Today he sits on the sidewalk, in minus degree temperatures, holding a ragged sign which reads “give me hope.” It’s a familiar sight that I’ve become somewhat desensitised to; I don’t think I can truly understand his situation. Seeing him sleeping rough, a few people throw in some coins, someone else gifts him a Costa coffee, while an occasional passer-by stops to offer a few comforting words. All nice gestures. But, my heart says, what he really needs is hope.
In that sense we are all beggars – we all need hope. Without the conviction of a brighter future what drives us to continue on in life? Hope, faith, inspiration and enthusiasm, which give us the hunger for life, are perhaps our most precious assets – if we have those, we have everything.
The raw reality is that on the material level, there is no hope. There may be positive thoughts, determined affirmations, optimistic plans and elaborate arrangements, but it all eventually crumbles away as the ruthless laws of nature indiscriminately take over. True hope can only come from deep spirituality. That transcendent dimension brings a deeper purpose, divine presence and irresistible empowerment that shifts our consciousness entirely. A mentor once described the spiritual reality as the realm of ‘unlimited possibility.’ He told me that if I’m patient, I’ll witness how divine plans are way better than our cherished dreams. I was moved – at the time it was hope-giving, and over time I’ve realised the weight of that statement. There is more beyond our mind, beyond our life, and beyond this world – when we are awakened to that, we live, full of hope.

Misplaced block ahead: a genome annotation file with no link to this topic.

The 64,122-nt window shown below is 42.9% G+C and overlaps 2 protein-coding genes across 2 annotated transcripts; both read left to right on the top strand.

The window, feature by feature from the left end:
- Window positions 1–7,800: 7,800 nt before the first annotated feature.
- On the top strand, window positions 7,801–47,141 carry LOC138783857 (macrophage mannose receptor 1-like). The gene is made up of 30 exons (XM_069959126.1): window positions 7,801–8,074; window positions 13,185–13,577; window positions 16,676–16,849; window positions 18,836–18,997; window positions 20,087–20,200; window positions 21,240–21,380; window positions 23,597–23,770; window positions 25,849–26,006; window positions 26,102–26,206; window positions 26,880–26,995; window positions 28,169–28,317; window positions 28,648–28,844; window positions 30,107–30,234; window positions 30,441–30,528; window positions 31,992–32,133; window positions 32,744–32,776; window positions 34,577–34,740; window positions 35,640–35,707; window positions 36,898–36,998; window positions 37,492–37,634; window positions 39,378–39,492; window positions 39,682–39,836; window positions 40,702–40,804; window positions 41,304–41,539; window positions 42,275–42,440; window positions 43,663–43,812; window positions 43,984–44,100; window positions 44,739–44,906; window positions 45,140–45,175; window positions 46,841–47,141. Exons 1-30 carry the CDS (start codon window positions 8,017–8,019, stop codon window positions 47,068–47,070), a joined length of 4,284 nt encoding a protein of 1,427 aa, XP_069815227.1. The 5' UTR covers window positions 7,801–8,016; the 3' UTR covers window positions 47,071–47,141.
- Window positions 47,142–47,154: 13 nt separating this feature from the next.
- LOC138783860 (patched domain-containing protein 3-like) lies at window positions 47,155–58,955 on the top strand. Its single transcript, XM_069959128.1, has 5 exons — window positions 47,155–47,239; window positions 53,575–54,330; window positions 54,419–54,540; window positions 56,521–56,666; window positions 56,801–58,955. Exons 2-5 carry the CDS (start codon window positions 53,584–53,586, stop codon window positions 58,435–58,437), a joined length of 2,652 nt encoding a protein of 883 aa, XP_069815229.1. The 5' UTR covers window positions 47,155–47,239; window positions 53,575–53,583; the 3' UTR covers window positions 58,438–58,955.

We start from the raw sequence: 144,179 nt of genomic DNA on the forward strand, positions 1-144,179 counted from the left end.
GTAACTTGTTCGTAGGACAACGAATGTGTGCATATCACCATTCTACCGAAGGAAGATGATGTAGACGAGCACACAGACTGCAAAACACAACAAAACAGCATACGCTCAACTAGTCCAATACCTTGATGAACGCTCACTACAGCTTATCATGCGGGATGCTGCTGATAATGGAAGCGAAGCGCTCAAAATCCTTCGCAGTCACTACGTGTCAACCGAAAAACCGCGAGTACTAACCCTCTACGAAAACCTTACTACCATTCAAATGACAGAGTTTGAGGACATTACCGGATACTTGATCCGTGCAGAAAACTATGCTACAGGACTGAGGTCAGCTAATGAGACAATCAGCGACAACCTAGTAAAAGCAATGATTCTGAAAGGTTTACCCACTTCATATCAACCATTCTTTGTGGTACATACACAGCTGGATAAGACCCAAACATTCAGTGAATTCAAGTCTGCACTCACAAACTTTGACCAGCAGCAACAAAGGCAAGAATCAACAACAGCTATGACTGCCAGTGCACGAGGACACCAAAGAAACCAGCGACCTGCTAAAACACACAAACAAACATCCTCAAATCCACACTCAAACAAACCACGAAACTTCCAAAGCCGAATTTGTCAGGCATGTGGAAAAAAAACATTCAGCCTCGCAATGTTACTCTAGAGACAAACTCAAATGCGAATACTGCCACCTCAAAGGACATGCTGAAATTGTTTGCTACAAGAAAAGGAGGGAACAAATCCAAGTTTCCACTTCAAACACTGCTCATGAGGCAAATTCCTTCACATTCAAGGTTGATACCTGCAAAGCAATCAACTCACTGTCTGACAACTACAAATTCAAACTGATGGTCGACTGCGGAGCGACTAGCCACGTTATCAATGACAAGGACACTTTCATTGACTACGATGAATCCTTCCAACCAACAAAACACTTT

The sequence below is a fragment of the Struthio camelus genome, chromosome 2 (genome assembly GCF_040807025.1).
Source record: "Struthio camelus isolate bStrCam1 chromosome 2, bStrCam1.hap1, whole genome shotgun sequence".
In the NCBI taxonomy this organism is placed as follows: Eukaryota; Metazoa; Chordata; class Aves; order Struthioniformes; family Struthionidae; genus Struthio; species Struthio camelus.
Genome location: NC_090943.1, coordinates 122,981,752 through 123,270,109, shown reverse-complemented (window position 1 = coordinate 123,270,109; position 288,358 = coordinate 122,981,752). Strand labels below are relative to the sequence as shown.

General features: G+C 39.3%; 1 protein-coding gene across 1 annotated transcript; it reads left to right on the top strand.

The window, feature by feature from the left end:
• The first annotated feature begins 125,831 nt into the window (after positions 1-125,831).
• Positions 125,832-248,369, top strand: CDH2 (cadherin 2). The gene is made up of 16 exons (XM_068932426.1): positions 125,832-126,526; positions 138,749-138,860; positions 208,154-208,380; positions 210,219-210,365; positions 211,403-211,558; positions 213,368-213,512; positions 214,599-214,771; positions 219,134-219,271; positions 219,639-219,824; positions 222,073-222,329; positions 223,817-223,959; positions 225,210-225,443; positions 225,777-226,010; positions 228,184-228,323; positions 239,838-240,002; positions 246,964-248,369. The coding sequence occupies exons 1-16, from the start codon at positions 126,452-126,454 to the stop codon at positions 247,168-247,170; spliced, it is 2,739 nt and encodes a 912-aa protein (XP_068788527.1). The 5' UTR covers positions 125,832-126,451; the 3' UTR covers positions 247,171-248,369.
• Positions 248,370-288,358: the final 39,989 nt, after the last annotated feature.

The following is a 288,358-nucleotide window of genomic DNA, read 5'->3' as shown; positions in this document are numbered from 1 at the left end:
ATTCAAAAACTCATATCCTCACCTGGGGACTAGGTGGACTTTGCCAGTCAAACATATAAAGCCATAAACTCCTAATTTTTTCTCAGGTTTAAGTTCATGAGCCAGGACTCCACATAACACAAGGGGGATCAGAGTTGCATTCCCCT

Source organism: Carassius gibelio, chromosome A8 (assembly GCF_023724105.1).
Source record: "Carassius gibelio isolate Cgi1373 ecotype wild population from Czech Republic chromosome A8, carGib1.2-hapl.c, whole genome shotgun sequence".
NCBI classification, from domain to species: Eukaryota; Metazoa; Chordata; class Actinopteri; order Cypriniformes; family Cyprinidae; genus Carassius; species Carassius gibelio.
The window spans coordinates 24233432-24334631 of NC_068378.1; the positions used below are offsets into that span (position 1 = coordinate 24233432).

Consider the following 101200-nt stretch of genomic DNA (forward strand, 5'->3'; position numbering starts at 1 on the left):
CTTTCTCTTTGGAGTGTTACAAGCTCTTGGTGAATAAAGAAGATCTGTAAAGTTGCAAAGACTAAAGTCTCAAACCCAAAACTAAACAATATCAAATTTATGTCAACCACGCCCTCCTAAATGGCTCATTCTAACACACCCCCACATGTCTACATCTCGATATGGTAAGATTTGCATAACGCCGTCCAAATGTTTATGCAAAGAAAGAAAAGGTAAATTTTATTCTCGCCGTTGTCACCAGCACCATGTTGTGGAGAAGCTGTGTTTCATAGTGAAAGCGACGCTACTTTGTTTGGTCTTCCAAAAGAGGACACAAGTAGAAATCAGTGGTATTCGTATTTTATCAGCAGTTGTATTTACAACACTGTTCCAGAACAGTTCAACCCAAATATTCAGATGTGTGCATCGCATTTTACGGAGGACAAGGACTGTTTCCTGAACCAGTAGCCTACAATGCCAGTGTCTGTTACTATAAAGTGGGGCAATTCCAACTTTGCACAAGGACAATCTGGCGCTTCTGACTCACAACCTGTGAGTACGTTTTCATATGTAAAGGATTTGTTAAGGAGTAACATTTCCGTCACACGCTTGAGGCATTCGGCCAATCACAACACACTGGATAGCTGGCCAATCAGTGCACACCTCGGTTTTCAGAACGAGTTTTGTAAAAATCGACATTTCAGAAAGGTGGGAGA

Undeserving as I am, I’ve been blessed with teachers and friends who filled my life with hope. They gave me spiritual vision and generous injections of encouragement at every step. I can’t believe anyone who says they are self-made – we are products of grace. It’s a humbling thought, and now I realise that this is perhaps the greatest gift we can give someone – the gift of spiritual hope. It reminded me of the story of two prime ministers. After meeting the first, you left the room thinking “that man is wonderful!” After meeting the second, you left the room thinking “maybe I could also do something wonderful!”
That is the difference between a good friend and a great friend – the great give encouragement, empowerment and hope. They give the vision of a brighter future. May we encounter such great souls again and again, and may we share the hope they give us with many others. And, as Nelson Mandela reminded us, “may our life choices reflect our hopes, not our fears.”
Jun 25, 2022
Radhapriya Chawla, ISKCON Toronto Communications